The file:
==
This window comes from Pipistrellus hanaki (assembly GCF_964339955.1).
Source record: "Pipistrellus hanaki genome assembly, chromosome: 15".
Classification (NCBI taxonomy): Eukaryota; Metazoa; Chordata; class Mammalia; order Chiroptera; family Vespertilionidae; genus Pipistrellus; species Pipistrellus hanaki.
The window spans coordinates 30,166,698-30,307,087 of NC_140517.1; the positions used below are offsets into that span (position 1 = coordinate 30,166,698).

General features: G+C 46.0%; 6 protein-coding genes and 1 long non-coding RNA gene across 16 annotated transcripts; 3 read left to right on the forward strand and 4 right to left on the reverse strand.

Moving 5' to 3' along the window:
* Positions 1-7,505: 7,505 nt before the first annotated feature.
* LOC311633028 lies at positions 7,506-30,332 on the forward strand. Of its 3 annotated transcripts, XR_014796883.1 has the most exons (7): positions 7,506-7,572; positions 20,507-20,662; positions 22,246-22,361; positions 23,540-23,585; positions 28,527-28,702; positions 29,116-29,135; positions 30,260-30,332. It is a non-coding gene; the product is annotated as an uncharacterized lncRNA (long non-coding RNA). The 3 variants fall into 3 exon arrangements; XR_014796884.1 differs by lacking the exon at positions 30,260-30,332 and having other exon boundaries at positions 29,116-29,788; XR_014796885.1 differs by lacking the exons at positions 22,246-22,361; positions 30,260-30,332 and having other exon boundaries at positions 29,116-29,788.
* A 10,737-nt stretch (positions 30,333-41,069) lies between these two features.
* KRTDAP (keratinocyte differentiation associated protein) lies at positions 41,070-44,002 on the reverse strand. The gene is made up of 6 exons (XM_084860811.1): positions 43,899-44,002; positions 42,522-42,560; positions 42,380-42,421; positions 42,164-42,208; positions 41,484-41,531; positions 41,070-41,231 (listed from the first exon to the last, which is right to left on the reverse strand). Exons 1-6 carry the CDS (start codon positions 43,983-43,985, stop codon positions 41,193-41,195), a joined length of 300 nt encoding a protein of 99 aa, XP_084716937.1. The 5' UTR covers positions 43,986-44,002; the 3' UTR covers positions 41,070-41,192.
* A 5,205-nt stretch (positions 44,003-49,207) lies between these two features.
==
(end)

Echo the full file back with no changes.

This window comes from Pipistrellus hanaki (assembly GCF_964339955.1).
Source record: "Pipistrellus hanaki genome assembly, chromosome: 15".
Classification (NCBI taxonomy): Eukaryota; Metazoa; Chordata; class Mammalia; order Chiroptera; family Vespertilionidae; genus Pipistrellus; species Pipistrellus hanaki.
The window spans coordinates 30,166,698-30,307,087 of NC_140517.1; the positions used below are offsets into that span (position 1 = coordinate 30,166,698).

General features: G+C 46.0%; 6 protein-coding genes and 1 long non-coding RNA gene across 16 annotated transcripts; 3 read left to right on the forward strand and 4 right to left on the reverse strand.

Moving 5' to 3' along the window:
* Positions 1-7,505: 7,505 nt before the first annotated feature.
* LOC311633028 lies at positions 7,506-30,332 on the forward strand. Of its 3 annotated transcripts, XR_014796883.1 has the most exons (7): positions 7,506-7,572; positions 20,507-20,662; positions 22,246-22,361; positions 23,540-23,585; positions 28,527-28,702; positions 29,116-29,135; positions 30,260-30,332. It is a non-coding gene; the product is annotated as an uncharacterized lncRNA (long non-coding RNA). The 3 variants fall into 3 exon arrangements; XR_014796884.1 differs by lacking the exon at positions 30,260-30,332 and having other exon boundaries at positions 29,116-29,788; XR_014796885.1 differs by lacking the exons at positions 22,246-22,361; positions 30,260-30,332 and having other exon boundaries at positions 29,116-29,788.
* A 10,737-nt stretch (positions 30,333-41,069) lies between these two features.
* KRTDAP (keratinocyte differentiation associated protein) lies at positions 41,070-44,002 on the reverse strand. The gene is made up of 6 exons (XM_084860811.1): positions 43,899-44,002; positions 42,522-42,560; positions 42,380-42,421; positions 42,164-42,208; positions 41,484-41,531; positions 41,070-41,231 (listed from the first exon to the last, which is right to left on the reverse strand). Exons 1-6 carry the CDS (start codon positions 43,983-43,985, stop codon positions 41,193-41,195), a joined length of 300 nt encoding a protein of 99 aa, XP_084716937.1. The 5' UTR covers positions 43,986-44,002; the 3' UTR covers positions 41,070-41,192.
* A 5,205-nt stretch (positions 44,003-49,207) lies between these two features.